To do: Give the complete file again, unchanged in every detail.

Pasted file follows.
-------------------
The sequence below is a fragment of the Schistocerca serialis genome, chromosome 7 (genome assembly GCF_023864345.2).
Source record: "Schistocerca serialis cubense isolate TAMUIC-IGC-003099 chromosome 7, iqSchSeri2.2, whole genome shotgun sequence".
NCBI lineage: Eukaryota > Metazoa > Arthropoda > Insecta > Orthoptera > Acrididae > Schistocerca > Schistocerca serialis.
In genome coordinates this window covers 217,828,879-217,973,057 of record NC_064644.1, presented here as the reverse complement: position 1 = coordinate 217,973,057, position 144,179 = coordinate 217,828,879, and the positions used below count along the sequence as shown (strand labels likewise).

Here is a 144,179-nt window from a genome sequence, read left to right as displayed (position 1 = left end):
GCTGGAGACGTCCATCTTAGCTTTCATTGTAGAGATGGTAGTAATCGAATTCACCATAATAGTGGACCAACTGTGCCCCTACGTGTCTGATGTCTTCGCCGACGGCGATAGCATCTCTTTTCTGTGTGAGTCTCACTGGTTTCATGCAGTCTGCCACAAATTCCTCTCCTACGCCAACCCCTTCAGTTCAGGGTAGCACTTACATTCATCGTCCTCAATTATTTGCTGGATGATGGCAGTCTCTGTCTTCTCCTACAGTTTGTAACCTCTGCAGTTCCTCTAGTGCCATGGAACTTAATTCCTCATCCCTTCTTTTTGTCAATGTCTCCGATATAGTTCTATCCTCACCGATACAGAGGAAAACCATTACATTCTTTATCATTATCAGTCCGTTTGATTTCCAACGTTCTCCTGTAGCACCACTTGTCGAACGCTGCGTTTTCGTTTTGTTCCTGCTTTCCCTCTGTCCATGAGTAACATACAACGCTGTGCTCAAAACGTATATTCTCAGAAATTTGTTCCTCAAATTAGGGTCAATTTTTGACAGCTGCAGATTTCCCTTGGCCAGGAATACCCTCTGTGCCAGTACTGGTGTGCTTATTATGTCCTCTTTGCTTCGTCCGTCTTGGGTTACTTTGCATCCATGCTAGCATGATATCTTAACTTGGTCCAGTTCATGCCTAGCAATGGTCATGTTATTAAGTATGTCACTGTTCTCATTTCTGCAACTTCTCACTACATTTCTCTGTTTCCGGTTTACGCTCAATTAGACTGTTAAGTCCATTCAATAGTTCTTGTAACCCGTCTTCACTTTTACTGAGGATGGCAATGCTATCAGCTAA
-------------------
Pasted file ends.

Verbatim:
The sequence below is a fragment of the Schistocerca serialis genome, chromosome 7 (genome assembly GCF_023864345.2).
Source record: "Schistocerca serialis cubense isolate TAMUIC-IGC-003099 chromosome 7, iqSchSeri2.2, whole genome shotgun sequence".
NCBI lineage: Eukaryota > Metazoa > Arthropoda > Insecta > Orthoptera > Acrididae > Schistocerca > Schistocerca serialis.
In genome coordinates this window covers 217,828,879-217,973,057 of record NC_064644.1, presented here as the reverse complement: position 1 = coordinate 217,973,057, position 144,179 = coordinate 217,828,879, and the positions used below count along the sequence as shown (strand labels likewise).

Here is a 144,179-nt window from a genome sequence, read left to right as displayed (position 1 = left end):
GCTGGAGACGTCCATCTTAGCTTTCATTGTAGAGATGGTAGTAATCGAATTCACCATAATAGTGGACCAACTGTGCCCCTACGTGTCTGATGTCTTCGCCGACGGCGATAGCATCTCTTTTCTGTGTGAGTCTCACTGGTTTCATGCAGTCTGCCACAAATTCCTCTCCTACGCCAACCCCTTCAGTTCAGGGTAGCACTTACATTCATCGTCCTCAATTATTTGCTGGATGATGGCAGTCTCTGTCTTCTCCTACAGTTTGTAACCTCTGCAGTTCCTCTAGTGCCATGGAACTTAATTCCTCATCCCTTCTTTTTGTCAATGTCTCCGATATAGTTCTATCCTCACCGATACAGAGGAAAACCATTACATTCTTTATCATTATCAGTCCGTTTGATTTCCAACGTTCTCCTGTAGCACCACTTGTCGAACGCTGCGTTTTCGTTTTGTTCCTGCTTTCCCTCTGTCCATGAGTAACATACAACGCTGTGCTCAAAACGTATATTCTCAGAAATTTGTTCCTCAAATTAGGGTCAATTTTTGACAGCTGCAGATTTCCCTTGGCCAGGAATACCCTCTGTGCCAGTACTGGTGTGCTTATTATGTCCTCTTTGCTTCGTCCGTCTTGGGTTACTTTGCATCCATGCTAGCATGATATCTTAACTTGGTCCAGTTCATGCCTAGCAATGGTCATGTTATTAAGTATGTCACTGTTCTCATTTCTGCAACTTCTCACTACATTTCTCTGTTTCCGGTTTACGCTCAATTAGACTGTTAAGTCCATTCAATAGTTCTTGTAACCCGTCTTCACTTTTACTGAGGATGGCAATGCTATCAGCTAA